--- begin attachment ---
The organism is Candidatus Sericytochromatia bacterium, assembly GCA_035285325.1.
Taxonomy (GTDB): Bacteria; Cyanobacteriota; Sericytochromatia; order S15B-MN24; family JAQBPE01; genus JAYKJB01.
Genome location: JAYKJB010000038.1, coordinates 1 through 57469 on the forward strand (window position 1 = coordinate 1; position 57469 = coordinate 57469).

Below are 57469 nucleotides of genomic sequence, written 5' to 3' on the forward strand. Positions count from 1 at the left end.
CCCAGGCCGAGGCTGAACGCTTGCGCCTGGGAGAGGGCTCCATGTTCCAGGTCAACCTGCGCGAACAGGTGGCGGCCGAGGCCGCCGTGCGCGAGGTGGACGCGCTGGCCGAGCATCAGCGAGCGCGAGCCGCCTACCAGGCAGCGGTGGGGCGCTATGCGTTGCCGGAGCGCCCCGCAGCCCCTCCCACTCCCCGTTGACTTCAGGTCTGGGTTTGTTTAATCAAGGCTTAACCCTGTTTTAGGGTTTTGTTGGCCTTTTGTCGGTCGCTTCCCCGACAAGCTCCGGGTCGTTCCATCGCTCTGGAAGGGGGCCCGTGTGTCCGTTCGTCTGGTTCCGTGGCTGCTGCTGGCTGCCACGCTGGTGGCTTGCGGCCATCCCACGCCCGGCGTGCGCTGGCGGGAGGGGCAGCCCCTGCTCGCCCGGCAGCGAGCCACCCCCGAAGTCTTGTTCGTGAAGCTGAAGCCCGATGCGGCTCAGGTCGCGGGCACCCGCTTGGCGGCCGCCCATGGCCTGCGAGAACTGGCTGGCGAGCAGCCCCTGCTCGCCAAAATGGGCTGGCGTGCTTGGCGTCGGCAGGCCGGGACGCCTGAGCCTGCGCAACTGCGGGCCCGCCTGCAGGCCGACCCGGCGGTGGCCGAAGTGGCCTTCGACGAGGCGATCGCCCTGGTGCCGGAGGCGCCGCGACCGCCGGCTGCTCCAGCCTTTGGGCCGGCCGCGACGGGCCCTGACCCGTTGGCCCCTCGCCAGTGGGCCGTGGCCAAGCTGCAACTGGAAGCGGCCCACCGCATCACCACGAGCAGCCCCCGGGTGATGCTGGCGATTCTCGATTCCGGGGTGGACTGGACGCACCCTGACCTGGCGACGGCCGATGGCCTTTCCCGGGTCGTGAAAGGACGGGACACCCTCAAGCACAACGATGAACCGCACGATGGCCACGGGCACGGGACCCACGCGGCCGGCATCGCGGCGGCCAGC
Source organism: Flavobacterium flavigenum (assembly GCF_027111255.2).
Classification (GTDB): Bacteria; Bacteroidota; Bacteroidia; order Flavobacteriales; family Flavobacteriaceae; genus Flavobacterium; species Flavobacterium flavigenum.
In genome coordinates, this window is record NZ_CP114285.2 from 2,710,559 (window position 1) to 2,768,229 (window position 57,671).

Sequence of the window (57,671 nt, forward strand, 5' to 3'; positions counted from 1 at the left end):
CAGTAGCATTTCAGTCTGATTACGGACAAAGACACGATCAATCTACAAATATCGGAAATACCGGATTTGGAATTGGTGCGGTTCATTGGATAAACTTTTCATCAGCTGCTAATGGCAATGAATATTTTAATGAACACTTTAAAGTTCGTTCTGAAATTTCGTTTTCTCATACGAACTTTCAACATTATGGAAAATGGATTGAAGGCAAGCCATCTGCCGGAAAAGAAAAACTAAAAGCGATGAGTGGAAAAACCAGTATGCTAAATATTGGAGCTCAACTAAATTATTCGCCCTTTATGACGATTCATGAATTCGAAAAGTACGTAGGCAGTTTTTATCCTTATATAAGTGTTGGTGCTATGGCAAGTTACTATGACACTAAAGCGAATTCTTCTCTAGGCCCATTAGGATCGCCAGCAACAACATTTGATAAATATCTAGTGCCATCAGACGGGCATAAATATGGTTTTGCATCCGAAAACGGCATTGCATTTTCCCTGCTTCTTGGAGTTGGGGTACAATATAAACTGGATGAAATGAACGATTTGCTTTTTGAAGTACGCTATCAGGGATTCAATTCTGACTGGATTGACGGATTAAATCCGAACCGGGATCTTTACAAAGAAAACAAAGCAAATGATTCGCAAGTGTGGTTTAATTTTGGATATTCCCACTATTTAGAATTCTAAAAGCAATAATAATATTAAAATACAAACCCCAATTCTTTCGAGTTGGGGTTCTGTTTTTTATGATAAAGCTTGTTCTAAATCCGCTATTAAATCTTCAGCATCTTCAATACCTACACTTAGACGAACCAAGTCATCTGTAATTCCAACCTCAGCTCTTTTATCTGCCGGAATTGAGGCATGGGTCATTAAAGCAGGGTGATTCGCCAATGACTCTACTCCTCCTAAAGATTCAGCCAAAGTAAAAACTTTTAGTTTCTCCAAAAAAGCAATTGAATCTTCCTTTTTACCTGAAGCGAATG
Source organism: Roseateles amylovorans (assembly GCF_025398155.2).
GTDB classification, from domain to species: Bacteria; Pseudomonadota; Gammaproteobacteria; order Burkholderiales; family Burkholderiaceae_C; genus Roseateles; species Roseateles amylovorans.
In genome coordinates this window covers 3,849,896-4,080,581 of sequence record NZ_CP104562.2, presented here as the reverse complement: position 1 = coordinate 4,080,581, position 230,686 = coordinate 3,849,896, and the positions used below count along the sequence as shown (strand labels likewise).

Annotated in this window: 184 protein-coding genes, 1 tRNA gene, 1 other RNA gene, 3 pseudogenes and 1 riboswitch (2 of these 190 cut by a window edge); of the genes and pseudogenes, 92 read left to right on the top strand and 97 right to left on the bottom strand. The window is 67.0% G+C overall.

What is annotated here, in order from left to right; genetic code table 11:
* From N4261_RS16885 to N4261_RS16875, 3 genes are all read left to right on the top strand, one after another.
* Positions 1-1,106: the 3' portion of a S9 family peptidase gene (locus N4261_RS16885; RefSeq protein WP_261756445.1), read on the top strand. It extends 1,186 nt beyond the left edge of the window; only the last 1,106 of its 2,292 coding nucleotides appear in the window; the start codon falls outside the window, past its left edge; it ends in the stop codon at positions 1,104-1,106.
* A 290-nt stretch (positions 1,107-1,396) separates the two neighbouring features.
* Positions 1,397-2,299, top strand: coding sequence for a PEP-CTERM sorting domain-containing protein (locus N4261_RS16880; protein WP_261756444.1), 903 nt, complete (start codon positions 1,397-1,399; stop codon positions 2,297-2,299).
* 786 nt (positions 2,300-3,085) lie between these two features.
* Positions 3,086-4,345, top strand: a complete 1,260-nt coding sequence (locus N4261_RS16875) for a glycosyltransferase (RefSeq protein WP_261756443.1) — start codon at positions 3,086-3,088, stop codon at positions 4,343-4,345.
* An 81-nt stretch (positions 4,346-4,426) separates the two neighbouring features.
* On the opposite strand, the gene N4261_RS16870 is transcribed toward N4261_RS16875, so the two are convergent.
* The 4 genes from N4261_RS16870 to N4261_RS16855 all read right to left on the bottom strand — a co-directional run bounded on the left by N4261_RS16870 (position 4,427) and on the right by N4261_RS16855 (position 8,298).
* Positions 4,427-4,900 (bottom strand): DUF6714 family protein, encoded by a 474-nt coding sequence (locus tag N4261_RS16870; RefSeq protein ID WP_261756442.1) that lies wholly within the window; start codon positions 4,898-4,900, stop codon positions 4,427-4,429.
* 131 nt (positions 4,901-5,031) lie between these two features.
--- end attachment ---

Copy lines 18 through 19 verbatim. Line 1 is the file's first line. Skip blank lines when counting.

* A 290-nt stretch (positions 1,107-1,396) separates the two neighbouring features.
* Positions 1,397-2,299, top strand: coding sequence for a PEP-CTERM sorting domain-containing protein (locus N4261_RS16880; protein WP_261756444.1), 903 nt, complete (start codon positions 1,397-1,399; stop codon positions 2,297-2,299).